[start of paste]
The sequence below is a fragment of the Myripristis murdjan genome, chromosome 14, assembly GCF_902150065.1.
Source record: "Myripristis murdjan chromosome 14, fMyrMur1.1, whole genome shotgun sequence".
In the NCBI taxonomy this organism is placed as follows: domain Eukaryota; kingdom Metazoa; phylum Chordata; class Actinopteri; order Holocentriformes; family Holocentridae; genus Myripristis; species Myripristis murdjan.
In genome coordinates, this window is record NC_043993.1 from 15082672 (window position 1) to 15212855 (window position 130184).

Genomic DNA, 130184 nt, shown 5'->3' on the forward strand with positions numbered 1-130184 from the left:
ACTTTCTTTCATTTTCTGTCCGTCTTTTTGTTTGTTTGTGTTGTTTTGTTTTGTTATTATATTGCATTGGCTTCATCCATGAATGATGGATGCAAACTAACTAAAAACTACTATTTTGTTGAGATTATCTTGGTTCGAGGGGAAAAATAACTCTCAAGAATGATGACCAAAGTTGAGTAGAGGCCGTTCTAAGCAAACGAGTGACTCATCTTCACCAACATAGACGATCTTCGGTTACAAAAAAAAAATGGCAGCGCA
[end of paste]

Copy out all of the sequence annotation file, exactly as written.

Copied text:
The sequence below is a fragment of the Myripristis murdjan genome, chromosome 14, assembly GCF_902150065.1.
Source record: "Myripristis murdjan chromosome 14, fMyrMur1.1, whole genome shotgun sequence".
In the NCBI taxonomy this organism is placed as follows: domain Eukaryota; kingdom Metazoa; phylum Chordata; class Actinopteri; order Holocentriformes; family Holocentridae; genus Myripristis; species Myripristis murdjan.
In genome coordinates, this window is record NC_043993.1 from 15082672 (window position 1) to 15212855 (window position 130184).

Genomic DNA, 130184 nt, shown 5'->3' on the forward strand with positions numbered 1-130184 from the left:
ACTTTCTTTCATTTTCTGTCCGTCTTTTTGTTTGTTTGTGTTGTTTTGTTTTGTTATTATATTGCATTGGCTTCATCCATGAATGATGGATGCAAACTAACTAAAAACTACTATTTTGTTGAGATTATCTTGGTTCGAGGGGAAAAATAACTCTCAAGAATGATGACCAAAGTTGAGTAGAGGCCGTTCTAAGCAAACGAGTGACTCATCTTCACCAACATAGACGATCTTCGGTTACAAAAAAAAAATGGCAGCGCA